The Funny Times is a monthly forum for humor and satire in a world gone totally insane. Here’s what they have to say about submitting: We read thousands of stories and cartoons in order to find and collect the “best of the best” each month. So they tell you you’re funny, huh? Great! That’s exactly what we’re looking for! Here are a few things you should know to submit your funny cartoons and stories to Funny Times: Our print publication pokes fun at politics, news, relationships, food, technology, pets, work, death, environmental issues, business, religion (yes, even religion) and the human condition in general. Not much is off limits, so do your best to make us laugh. Stories — the funniest you have ever written — should be about 500-700 words. Don’t send us things that aren’t funny. We won’t publish them. There is a lead-time of several months because…
Month: May 2014
Guest Blogger Jared Gulian never gave up.
Guest blogger Jared Gulian wrote a fun story about his dream of being published. I love publishing stories that are inspiring and enjoy stories that take place in San Francisco, my home town. “I’m giving up,” I said. “‘Moon over Martinborough’ is never going to be a book.” Ever since I’d started this blog I’d wanted to turn it into a book, but I was losing hope. “Maybe you shouldn’t give up just yet,” Uncle Oscar replied. Uncle Oscar was here on his annual visit from New York, and we were sitting at the Gamekeeper, the restaurant at Alana Estate vineyard just down the road. CJ and I were having lunch with Uncle Oscar and our friends Leelee and the Wolf. “Uncle Oscar’s right,” Leelee said. “Don’t give up. Although the blog had gained some recognition, after 3 years of hard slog I still felt no closer to my book…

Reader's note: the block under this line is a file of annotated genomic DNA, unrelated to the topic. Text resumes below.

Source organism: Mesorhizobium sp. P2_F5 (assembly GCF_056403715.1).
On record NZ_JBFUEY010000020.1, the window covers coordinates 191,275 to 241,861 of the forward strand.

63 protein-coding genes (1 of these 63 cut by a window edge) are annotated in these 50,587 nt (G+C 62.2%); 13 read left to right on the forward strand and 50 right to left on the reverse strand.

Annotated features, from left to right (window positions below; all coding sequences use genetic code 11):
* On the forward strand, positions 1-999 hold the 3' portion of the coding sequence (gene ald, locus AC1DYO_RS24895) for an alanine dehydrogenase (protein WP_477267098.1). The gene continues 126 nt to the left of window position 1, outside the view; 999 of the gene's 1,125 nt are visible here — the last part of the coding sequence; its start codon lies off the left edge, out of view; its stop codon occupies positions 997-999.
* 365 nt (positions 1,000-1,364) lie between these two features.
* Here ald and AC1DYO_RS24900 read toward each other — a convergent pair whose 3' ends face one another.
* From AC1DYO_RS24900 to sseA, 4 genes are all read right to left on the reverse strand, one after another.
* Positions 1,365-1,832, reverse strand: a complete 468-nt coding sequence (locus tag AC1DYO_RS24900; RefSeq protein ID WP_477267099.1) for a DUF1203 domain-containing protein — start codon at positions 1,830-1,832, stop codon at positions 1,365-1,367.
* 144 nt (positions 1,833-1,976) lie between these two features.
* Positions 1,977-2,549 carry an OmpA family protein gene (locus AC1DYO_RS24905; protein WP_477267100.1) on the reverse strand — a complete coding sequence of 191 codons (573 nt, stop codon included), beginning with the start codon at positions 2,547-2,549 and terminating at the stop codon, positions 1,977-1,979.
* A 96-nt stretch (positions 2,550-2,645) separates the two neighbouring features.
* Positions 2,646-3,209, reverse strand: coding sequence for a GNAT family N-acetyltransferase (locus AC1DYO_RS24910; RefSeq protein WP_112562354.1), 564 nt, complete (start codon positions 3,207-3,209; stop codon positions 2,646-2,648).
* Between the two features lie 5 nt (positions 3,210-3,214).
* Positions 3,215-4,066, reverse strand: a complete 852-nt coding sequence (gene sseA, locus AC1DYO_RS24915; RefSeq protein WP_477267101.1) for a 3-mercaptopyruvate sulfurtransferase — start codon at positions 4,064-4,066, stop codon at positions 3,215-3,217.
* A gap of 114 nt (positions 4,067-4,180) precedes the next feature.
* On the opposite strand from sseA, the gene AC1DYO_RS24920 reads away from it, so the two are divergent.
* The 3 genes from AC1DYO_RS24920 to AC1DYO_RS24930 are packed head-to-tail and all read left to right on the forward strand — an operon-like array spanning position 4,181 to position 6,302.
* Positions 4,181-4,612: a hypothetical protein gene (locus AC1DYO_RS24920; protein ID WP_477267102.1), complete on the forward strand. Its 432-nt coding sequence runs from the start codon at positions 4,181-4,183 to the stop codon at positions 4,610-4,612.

When one is freshly informed. . . . Joan Anderson
When one is freshly informed, has a serendipitous experience, one’s mood is changed, one’s heart is changed. That is why taking the time to see, hear, be present to images and language that arise from new experiences have the power to change one from one way to another. — A Year by the Sea, by Joan Anderson.
What doesn’t tickle your fancy? Prompt #75
What is your pet peeve? You know, those little, or big, things that drive you up the wall. What makes your hair stand on end? What ruffles your feathers? Prompt: Write about what doesn’t tickle your fancy! Photo by Breana Marie
. . . . so we can have an ordinary life.
In honor of Memorial Day, Sharon Hamilton sent the following to be included in our tribute to military personnel. Sharon shares these photos and thoughts: We owe a lot to the men and women who have fought on our behalf, so we can have an ordinary life. Memorial is just one day we remember and vow to always remember all of our military personnel. Photo of Sharon Hamilton’s Great-Great-Grandfather’s brother, who served in the Civil War, like her Great-Great-Grandfather. General Daniel Cameron gained his citizenship by fighting for the North. Navy Seal Uniform Cover of Sharon Hamilton’s latest book, SEAL My Destiny. Sharon Hamilton writes Navy SEAL romance, about military heroes who thrill strong women, who are lucky to love them back. Sharon began her serious writing with freewriting exercises, using prompts to inspire her writing. You, too, can jumpstart your writing. Choose prompts from The Write Spot…
Write about someone in the military. Prompt #74